The U.S. Patent and Trademark Office ruled Monday that patents for some CRISPR gene-editing technologies do not in fact belong to the university, the University of Vienna and Emmanuelle Charpentier, collectively referred to in the legal documents as CVC.
The Patent and Trial Appeal Board of the Patent and Trademark Office, or PTAB, found that the Broad Institute at Harvard and the Massachusetts Institute of Technology applied CRISPR technologies to eukaryotic, or plant and animal, cells, before researchers from the CVC, leading to this ruling.
“The University of California is disappointed by the PTAB’s decision and believes the PTAB made a number of errors,” stated a press release from UC Berkeley. “CVC is considering various options to challenge this decision.”
CRISPR technologies, which allow scientists to edit DNA sequences, were first developed in 2012 by Jennifer Doudna of UC Berkeley and Charpentier of the University of Vienna. The two then shared the 2020 Nobel Prize in Chemistry for their breakthrough.
While the decision does not cast doubt on that breakthrough, the Broad Institute was able to successfully argue that a 2014 patent for the use of CRISPR in eukaryotic cells was distinct from the earlier invention, according to a press release from the Broad Institute.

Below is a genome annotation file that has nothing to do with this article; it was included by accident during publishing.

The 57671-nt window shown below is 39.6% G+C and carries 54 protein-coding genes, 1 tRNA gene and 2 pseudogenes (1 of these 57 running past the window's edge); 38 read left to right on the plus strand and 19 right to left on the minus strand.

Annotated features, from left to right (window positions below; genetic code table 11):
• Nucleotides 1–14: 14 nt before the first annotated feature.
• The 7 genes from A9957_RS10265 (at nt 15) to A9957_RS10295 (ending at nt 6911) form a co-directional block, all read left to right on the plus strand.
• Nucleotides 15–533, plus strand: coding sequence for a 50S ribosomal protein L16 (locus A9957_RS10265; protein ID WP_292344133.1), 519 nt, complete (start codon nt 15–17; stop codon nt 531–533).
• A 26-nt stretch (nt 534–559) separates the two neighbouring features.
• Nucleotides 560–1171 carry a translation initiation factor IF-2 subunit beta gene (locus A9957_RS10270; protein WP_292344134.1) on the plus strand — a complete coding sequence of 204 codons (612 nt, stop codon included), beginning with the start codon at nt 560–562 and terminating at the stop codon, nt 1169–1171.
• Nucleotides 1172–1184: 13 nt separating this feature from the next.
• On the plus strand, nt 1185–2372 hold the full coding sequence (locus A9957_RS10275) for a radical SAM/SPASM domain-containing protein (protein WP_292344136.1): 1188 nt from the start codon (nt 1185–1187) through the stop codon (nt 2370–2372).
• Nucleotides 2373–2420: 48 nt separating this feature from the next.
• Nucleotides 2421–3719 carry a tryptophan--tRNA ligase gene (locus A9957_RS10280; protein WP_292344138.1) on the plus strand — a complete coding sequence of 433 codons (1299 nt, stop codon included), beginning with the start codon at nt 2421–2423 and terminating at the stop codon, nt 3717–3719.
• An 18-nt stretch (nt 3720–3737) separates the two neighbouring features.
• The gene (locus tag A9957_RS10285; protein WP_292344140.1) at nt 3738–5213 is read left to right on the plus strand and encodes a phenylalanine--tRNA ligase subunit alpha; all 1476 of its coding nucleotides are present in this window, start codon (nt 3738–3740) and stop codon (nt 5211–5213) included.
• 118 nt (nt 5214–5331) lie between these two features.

In a statement, the Broad Institute referenced the social importance of CRISPR technology.
“Broad believes that all institutions should work together to ensure wide, open access to this transformative technology and will continue to explore how best to make this happen,” the statement said.
The ruling leaves UC Berkeley and its group with more than 40 other patents related to the CRISPR technology, according to campus professor Edward Penhoet, who was involved in the CVC legal team. He added that this technology allows scientists to edit DNA sequences.
The ruling complicates the work of biotech companies that use CRISPR technology to develop gene-editing therapies, Penhoet said. The potentially lucrative technology is being tested to help cure genetic diseases and abnormalities.
Some, however, argue that the technology should not be patented at all, including a member of Doudna’s lab who chose to remain anonymous for fear of retribution.
“Those patents should be in the public domain as they were a result of research done with research funding provided mostly from public agencies. This is especially important for technologies such as CRISPR which have such a great potential to benefit human health and beyond,” the researcher said. “Moving forward, I think we as a society need to rethink how biomedical patenting or licensing needs to work.”